The Russians have threatened to cease all cooperation with the office of the UN Secretary-General if a UN team is sent to Ukraine to investigate the source of the suicide drones attacking civil infrastructure in Ukraine.

Russia also says it will reconsider the ongoing grain deal that allows ships carrying Ukrainian wheat and sunflower oil safe passage.

Given Russia’s sole and complete responsibility for this war and the war crimes committed by its armed forces, the protests over buying Iranian munitions sound a lot like a crack-addled street hooker screaming at gawkers for not treating her like a lady.

Likewise, I think the issue of Iranian personnel isn’t a major one.

The Jerusalem Post reports that at least ten advisors have been killed by Ukraine targeting their billeting areas.

This report is based on Ukrainian sourcing and intended for a Middle East audience. It may be true…it may not. If it is true, it is an indicator that Shahed-136 drones are being launched from within HIMARS or artillery range or that the Iranian advisors are advising on something other than drones. Both possibilities are interesting.

Martial Law

Wednesday, Russian President Vladimir Putin declared martial law in the four.

That by itself is not a huge development. Martial law allows the Russian armed forces in occupied Ukraine to commandeer buildings, vehicles, and equipment; it permits the forcible conscription of men and restricts the population’s movements. The declaration of martial law in occupied Ukraine did little more than formalize the status quo. The real story is in the levels of martial law imposed. As shown in the image below, about a quarter of Russian oblasts are under some form of enhanced martial law.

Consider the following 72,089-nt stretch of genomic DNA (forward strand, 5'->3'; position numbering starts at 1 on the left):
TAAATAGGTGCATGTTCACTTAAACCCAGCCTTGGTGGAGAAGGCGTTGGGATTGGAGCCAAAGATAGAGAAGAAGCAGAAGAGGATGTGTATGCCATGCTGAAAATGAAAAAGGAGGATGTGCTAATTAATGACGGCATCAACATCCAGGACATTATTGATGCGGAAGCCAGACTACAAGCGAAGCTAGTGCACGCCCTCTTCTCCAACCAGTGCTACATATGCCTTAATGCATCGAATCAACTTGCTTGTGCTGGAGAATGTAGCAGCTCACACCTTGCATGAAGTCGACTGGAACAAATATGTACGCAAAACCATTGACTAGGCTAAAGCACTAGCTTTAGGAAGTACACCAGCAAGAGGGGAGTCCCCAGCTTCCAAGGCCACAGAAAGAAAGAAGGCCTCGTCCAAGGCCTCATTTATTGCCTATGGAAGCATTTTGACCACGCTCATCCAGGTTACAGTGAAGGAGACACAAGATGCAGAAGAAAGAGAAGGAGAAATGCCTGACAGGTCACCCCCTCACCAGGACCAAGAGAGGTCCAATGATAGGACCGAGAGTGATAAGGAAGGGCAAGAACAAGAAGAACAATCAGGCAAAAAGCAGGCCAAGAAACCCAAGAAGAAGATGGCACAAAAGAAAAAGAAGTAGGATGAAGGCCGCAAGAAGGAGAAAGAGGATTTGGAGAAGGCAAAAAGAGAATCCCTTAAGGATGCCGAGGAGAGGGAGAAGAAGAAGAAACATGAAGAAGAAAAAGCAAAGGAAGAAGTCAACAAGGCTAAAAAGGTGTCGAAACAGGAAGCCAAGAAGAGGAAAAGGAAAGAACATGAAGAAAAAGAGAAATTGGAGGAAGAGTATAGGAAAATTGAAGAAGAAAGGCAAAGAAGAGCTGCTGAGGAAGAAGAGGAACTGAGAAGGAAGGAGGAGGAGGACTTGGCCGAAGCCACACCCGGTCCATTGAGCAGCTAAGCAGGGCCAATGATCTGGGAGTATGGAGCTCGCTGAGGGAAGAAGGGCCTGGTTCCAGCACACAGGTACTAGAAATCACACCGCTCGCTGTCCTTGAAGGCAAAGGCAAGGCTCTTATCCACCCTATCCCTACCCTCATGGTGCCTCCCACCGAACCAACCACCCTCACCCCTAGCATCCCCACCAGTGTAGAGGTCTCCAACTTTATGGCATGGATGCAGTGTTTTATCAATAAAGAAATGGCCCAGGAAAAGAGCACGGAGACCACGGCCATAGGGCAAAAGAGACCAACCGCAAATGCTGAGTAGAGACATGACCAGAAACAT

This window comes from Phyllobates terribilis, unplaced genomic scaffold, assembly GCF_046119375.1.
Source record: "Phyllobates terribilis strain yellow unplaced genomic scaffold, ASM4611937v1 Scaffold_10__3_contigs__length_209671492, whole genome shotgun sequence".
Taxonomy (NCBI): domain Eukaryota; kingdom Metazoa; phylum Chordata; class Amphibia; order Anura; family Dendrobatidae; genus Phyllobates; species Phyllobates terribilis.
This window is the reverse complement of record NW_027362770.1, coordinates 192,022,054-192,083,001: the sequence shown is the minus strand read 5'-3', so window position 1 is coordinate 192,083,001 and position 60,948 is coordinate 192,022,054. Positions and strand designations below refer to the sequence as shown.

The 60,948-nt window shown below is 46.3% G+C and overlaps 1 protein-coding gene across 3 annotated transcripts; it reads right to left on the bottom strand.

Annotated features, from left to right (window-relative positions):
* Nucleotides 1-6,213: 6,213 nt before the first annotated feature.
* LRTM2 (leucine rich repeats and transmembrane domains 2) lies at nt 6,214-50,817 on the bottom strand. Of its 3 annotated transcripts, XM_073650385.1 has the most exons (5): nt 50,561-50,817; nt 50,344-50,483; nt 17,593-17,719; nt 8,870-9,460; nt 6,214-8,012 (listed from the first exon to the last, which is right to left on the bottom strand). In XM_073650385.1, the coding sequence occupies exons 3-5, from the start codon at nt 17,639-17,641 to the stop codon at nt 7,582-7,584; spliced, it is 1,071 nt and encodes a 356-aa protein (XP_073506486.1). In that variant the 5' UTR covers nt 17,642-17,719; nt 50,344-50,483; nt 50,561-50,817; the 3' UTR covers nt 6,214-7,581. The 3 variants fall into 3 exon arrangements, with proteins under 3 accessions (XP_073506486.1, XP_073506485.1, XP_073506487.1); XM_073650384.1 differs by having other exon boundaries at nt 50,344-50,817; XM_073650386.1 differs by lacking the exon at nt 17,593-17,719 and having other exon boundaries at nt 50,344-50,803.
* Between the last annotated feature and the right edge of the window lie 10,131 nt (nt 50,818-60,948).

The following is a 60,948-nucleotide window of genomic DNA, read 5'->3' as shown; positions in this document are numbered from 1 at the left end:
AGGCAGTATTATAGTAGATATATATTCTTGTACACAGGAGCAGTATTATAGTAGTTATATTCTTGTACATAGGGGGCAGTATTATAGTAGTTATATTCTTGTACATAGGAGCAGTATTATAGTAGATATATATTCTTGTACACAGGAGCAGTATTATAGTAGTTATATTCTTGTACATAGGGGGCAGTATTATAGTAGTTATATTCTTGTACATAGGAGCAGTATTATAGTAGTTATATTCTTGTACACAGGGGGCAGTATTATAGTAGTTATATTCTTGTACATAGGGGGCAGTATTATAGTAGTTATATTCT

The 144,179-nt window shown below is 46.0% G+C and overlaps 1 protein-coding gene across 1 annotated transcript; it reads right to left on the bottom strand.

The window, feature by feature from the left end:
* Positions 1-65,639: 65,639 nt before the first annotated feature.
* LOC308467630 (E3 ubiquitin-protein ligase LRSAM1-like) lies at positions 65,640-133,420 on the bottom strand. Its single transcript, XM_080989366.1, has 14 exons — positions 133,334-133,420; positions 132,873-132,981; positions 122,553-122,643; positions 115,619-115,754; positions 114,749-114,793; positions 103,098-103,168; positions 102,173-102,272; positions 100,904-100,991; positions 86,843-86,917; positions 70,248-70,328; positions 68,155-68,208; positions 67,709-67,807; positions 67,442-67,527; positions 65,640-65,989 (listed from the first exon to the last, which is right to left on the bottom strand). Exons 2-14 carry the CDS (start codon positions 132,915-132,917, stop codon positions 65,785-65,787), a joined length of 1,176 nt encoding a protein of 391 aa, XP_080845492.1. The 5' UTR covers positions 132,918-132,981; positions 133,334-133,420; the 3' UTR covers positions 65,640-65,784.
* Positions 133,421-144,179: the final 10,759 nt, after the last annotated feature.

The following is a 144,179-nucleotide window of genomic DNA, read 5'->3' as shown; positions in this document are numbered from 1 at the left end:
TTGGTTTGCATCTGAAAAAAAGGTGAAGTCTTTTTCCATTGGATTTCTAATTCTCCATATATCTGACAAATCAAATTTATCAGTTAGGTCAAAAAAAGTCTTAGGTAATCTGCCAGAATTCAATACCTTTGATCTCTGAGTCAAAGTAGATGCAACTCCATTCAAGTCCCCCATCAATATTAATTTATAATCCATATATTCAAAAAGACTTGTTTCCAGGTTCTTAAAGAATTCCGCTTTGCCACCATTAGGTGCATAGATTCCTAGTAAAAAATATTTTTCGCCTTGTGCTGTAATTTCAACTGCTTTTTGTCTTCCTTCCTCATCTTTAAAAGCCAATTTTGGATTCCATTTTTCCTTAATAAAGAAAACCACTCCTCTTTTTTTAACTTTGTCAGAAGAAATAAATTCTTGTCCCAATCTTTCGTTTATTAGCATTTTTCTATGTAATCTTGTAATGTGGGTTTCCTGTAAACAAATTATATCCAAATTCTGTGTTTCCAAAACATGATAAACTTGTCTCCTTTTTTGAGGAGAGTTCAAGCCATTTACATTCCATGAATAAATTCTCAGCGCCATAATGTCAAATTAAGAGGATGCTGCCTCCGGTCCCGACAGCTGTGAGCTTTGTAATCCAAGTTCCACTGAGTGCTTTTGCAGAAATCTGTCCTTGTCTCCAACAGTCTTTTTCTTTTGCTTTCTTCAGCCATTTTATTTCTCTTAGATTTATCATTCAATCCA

Is this real, or is it security theater to motivate the population? I can’t hazard a guess, but we’ll probably find out in the next few weeks.

Belarusian Mobilization

Belarus is a de facto belligerent in Putin’s War as it allows air and missile strikes to be launched against Ukraine from its territory. I covered some of the goings-on in my last update (see Putin’s War, Week 31. Mobilization, Annexation, and Russian Forces Routed From New ‘Russian’ City).

In that update, I said:

While a “second front” sounds all World-War-II-sy, the forces available would be overmatched by the Ukrainian Territorial Defense Forces covering the border. Russian rail logistics are strained by supporting one major front to the war; two seem out of the question. But I also don’t think Lukashenko’s regime is stable enough to start a very unpopular war (Belarus Rail Lines Carrying Trains With Supplies for the Russian Army Are Being Hit by Sabotage Attacks). Moreover, I don’t think he can rely on Poland to stand idly by if he does attack Ukraine.

Do you know which other army is wearing the same red tactical identification markings as the Lithuanian Army? The Russian Army.

It would be shocking if Poland and Lithuania missed a chance to take Belarus out of Moscow’s orbit if Lukashenko decides to become an overt and active co-belligerent.


Mobilization Woes Continue

Stories continue to circulate of unfed and unarmed mobilized “reservists” living in open fields. Another story is gaining momentum: allegations of the Russian government conscripting guest workers.

I’m always skeptical of these stories, but they haven’t been contradicted and fit in too well with what we know about Russian mobilization. The key question in this war is whether Russia has the equipment and leaders to train some 300,000 new men and integrate them into units while in the heat of combat. That will determine what the next months look like.